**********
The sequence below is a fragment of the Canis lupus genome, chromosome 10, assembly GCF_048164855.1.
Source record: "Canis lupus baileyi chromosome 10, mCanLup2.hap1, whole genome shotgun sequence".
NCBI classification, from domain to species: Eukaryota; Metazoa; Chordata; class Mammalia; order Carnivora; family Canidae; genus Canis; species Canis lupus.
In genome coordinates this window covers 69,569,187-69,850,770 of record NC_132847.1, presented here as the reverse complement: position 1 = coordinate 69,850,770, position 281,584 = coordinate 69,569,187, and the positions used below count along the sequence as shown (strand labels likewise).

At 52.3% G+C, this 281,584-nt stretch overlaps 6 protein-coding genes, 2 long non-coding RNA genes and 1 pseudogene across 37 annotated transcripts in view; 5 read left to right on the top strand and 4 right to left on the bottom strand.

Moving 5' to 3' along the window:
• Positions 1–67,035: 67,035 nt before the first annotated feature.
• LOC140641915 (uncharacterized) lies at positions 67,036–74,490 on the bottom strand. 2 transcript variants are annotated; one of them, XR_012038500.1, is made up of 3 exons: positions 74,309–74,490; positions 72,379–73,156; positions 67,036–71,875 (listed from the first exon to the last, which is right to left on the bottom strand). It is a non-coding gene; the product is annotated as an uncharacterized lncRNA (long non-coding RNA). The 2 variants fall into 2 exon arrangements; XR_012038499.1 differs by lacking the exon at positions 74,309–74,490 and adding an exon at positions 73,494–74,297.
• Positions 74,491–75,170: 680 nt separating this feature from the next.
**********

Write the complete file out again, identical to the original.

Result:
The sequence below is a fragment of the Canis lupus genome, chromosome 10, assembly GCF_048164855.1.
Source record: "Canis lupus baileyi chromosome 10, mCanLup2.hap1, whole genome shotgun sequence".
NCBI classification, from domain to species: Eukaryota; Metazoa; Chordata; class Mammalia; order Carnivora; family Canidae; genus Canis; species Canis lupus.
In genome coordinates this window covers 69,569,187-69,850,770 of record NC_132847.1, presented here as the reverse complement: position 1 = coordinate 69,850,770, position 281,584 = coordinate 69,569,187, and the positions used below count along the sequence as shown (strand labels likewise).

At 52.3% G+C, this 281,584-nt stretch overlaps 6 protein-coding genes, 2 long non-coding RNA genes and 1 pseudogene across 37 annotated transcripts in view; 5 read left to right on the top strand and 4 right to left on the bottom strand.

Moving 5' to 3' along the window:
• Positions 1–67,035: 67,035 nt before the first annotated feature.
• LOC140641915 (uncharacterized) lies at positions 67,036–74,490 on the bottom strand. 2 transcript variants are annotated; one of them, XR_012038500.1, is made up of 3 exons: positions 74,309–74,490; positions 72,379–73,156; positions 67,036–71,875 (listed from the first exon to the last, which is right to left on the bottom strand). It is a non-coding gene; the product is annotated as an uncharacterized lncRNA (long non-coding RNA). The 2 variants fall into 2 exon arrangements; XR_012038499.1 differs by lacking the exon at positions 74,309–74,490 and adding an exon at positions 73,494–74,297.
• Positions 74,491–75,170: 680 nt separating this feature from the next.